The stigmatization of mental health issues in our society makes coping with mental illness much more difficult. The solution? Let’s talk about it.
Your biological age can speed up or slow down, depending on biological and environmental events in your life. But how can you tell how old you are, biologically?
The purpose of this study was to see if children with cognitive, psychiatric or neurological deficits are more prone to suicidal thinking and symptoms of depression.
The purpose of this study was to determine psychological function in patients who underwent epilepsy surgery. To efficiently assess these patients, researchers created an evidence-based checklist.
The purpose of this study was to compare how using either the American or Canadian assessment differed in interpretation of results.
The Pediatric Forensic Neuropsychology provides a comprehensive source for neuropsychologists who engage in forensic work and for professionals who assess children and adolescents.
This study set out to determine the effectiveness of the CNS Vital Signs (CNS-VS) in measuring cognitive function in patients with mild traumatic brain injuries (MTBI) compared to more traditional forms of measurement.
This study, published in 2012 in Alzheimer’s & Dementia, The Journal of the Alzheimer’s Association, set out to determine if changes in psychological measurements can improve the ability to diagnose mild cognitive impairment in older adults.
In a Calgary Herald feature on mental health, journalist Barbara Balfour spoke to Copeman Healthcare’s Dr. Elisabeth Sherman about the importance of integrating psychological and brain health with primary healthcare services
As we continue to learn more about its intricate operation with every passing day, we now know enough to dispel some of the most enduring myths. Here are three you may have heard:
This study is by Anya Mazur-Mosiewicz , Helen L. Carlson, Cailey Hartwick, Christianne Laliberte, Emily Tam, Elisabeth M. S. Sherman, Brian L. Brooks and was published in the Journal of Pediatric Neuropsychology in December 2015. Context Symptoms of depression or suicidal thinking can be screened using the Children’s Depression Inventory during the assessment for children […]
This study, by M. Hrabok, J. Dykeman, Elisabeth M.S. Sherman and S. Wiebe, was published in the Journal of Epilepsy & Behavior in December 2013. Objective The purpose of this study was to determine psychological function in patients who underwent epilepsy surgery. To efficiently assess these patients, researchers created an evidence-based checklist. Method The checklist […]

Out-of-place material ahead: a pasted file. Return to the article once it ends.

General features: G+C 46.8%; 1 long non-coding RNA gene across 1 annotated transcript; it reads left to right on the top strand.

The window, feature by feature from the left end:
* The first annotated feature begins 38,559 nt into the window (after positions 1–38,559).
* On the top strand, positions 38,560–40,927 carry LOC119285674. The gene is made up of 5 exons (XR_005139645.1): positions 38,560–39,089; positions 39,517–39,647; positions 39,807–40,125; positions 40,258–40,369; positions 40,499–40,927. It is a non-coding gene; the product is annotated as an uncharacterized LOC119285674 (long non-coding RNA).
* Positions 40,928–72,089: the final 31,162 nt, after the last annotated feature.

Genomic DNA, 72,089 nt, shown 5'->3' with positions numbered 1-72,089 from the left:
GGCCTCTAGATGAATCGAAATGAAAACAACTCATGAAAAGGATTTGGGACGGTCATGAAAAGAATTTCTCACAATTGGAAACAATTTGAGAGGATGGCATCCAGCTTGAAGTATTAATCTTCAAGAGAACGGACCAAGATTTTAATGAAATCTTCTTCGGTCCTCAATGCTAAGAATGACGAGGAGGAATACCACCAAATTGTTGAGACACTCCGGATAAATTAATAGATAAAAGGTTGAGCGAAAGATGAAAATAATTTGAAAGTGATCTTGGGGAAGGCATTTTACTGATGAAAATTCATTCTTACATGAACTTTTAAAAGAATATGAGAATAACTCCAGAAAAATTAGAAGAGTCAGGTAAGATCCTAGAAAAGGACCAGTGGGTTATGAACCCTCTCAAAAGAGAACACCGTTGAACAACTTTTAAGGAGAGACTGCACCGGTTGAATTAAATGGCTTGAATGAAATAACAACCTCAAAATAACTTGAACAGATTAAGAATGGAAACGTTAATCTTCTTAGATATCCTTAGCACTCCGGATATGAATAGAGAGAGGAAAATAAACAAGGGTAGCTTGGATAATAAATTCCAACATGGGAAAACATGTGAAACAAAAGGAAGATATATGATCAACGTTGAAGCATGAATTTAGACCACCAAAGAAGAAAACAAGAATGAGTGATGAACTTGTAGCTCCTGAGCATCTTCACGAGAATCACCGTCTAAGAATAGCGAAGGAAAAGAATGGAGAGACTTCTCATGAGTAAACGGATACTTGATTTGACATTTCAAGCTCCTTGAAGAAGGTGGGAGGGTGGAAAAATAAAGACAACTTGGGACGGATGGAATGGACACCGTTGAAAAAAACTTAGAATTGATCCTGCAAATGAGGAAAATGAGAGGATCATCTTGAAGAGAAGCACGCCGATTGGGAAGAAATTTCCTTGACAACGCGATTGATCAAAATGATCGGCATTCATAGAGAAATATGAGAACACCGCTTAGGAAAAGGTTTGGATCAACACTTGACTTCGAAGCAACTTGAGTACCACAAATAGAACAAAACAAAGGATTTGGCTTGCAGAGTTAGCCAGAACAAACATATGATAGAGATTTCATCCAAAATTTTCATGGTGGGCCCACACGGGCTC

This study, by Allyson Harrison, Irene Armstrong, Laura Harrison, Rael Lange and Grant Iverson, was published in the Oxford Journal of Clinical Neuropsychology. Context Psychologists practicing in Canada must decide to use either Canadian or American normative data to use for the Wechsler Adult Intelligence Scale-Fourth Edition (WAIS-IV), which is an assessment that helps measure […]
The Pediatric Forensic Neuropsychology was published in January 2012 and is a wide-ranging resource on the practice and process of civil forensic neuropsychological assessment of children and adolescents. It was written by Copeman Healthcare’s Director of Brain and Psychological Health, Dr. Elisabeth Sherman in collaboration with Dr. Brian Brooks. The Pediatric Forensic Neuropsychology provides a comprehensive source for neuropsychologists who […]
This research was presented at the American Congress of Rehabilitation Medicine Conference in Vancouver, BC in October 2012. Objective To study the effectiveness of the CNS Vital Signs (CNS-VS) in measuring cognitive function in patients with mild traumatic brain injuries (MTBI) compared to more traditional forms of measurement. Participants & Setting There were 50 participants […]
This study by Dr. Grant Iverson, Dr. James Holdnack and Dr. Brian Brooks, published in 2012 in Alzheimer’s & Dementia, The Journal of the Alzheimer’s Association, set out to determine if changes in psychological measurements can improve the ability to diagnose mild cognitive impairment in older adults. Context There are no accepted standard definitions or […]
Last year, Dr. Shawnda Lanting completed her two year fellowship with Copeman Healthcare Centre. As part of her fellowship, she researched streamlined testing for mental illness and cognitive impairment. She determined that testing could be reduced from 2 days to 30 minutes or less with the results being equal to the longer tests; a significant […]
This study and subsequent article, completed by Boaz Y. Saffer, Dr. Shawnda Lanting, Dr. Michael Koehle and Dr. Grant Iverson, will appear in the Journal of Psychiatry Research. Context Having brief, standardized, reliable, and valid questionnaires that assess cognitive impairment is important for both psychiatric and general medical practice. To date, few questionnaires have successfully met these […]
Research By: Elisabeth M.S. Sherman, Shawnda Lanting, Shauna Thompson, Holly Kennedy-Symonds, Rick Tiedemann, Chris Nedelmann, & Don Copeman. Presented at: Accelerating Primary Care Conference 2014 in West Edmonton Background Family physicians are the first point of care for patients concerned about brain health and psychological health Prevention and early identification helps improve brain health and psychological health The family physician therefore has […]